Will Squier buys and sells and collects and take sjoy in kitsch. His kitchen is an ever-changing, ever-evolving kitchen of kitsch. I only have several photos – I hope for more.
Quirky Berkeley is too powerful to stay in Berkeley. The next kitchens were field trips or other non-routine Quirky Berkeley visits. In other words – not physically in Berkeley. If you are an absolute purist, go ahead to the end of the post. If you wanna see some cool quirky kitchens with ideas that you and bring to Berkeley, stick around.
First stop is Mark Bulwinkle’s quonset hut home, gallery, and studio in West Oakland. He has a hella quirky kitchen and two orange cats named Pup, homage to George Foreman naming all of his five sons “George.”
In 2016, I visited Laurel Skye at her home in Arcata. Skye makes art in many ways, but making mosaics is the main event in the main arena. These two photos of her kitchen only begin to suggest the glory.
Skye’s kitchen probably wins the far out award.
These are details from Bob Fischer’s Oakland kitchen.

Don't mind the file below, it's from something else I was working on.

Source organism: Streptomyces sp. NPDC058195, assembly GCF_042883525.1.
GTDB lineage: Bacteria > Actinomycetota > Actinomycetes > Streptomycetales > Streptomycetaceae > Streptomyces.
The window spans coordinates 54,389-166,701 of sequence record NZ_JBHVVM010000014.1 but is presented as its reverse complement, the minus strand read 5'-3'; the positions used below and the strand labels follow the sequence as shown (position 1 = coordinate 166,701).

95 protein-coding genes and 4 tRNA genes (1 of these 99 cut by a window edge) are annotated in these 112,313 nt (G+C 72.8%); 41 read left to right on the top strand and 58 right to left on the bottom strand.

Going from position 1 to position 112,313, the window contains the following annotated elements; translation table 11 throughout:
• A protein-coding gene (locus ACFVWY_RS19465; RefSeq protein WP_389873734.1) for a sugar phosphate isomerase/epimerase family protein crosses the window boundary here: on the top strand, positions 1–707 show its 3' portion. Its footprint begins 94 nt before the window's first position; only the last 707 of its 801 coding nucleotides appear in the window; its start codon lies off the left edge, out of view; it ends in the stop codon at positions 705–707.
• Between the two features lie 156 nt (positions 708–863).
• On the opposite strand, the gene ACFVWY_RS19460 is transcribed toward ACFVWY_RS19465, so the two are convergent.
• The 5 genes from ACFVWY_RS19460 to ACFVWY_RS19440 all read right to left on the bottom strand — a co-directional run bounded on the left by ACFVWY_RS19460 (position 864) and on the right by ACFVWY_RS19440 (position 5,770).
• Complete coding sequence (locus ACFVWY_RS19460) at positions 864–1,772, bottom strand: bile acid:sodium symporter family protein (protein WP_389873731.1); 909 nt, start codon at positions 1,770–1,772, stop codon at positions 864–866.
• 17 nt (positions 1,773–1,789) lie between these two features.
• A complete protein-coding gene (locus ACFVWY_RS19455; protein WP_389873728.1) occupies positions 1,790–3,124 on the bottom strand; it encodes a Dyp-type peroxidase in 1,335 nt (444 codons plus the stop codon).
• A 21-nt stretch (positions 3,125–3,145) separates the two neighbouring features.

And – a field trip to Sebastopol led by Susan Alexander to the home of Patrick Amiot and Brigitte Laurent. Art abounds inside and outside their house and, as we will see later, everywhere you look in Sebastopol. The funk factor is Very Elevated in Sebastopol. It generally makes the funkiest parts of Berkeley look positively manicured and uptight. Love it!
I remember more photos of the kitchen than what I find. I hate it when that happens. I have two photos of the painted floor:
One photo of the kitchen table:
And two of kitchen robots:
Check out the yardstick bent on the facing of the robot shelf on the bottom photo.
Our last kitchen is in the home of the late Eli Leon in Oakland. Leon was a world-class collector, especially of quilts. His kitchen hints at his collecting prowess – the color green and meat grinders.
I will add to this post as I remember or come across other quirky kitchens. Here is my running list of elements to quirk up your kitdhen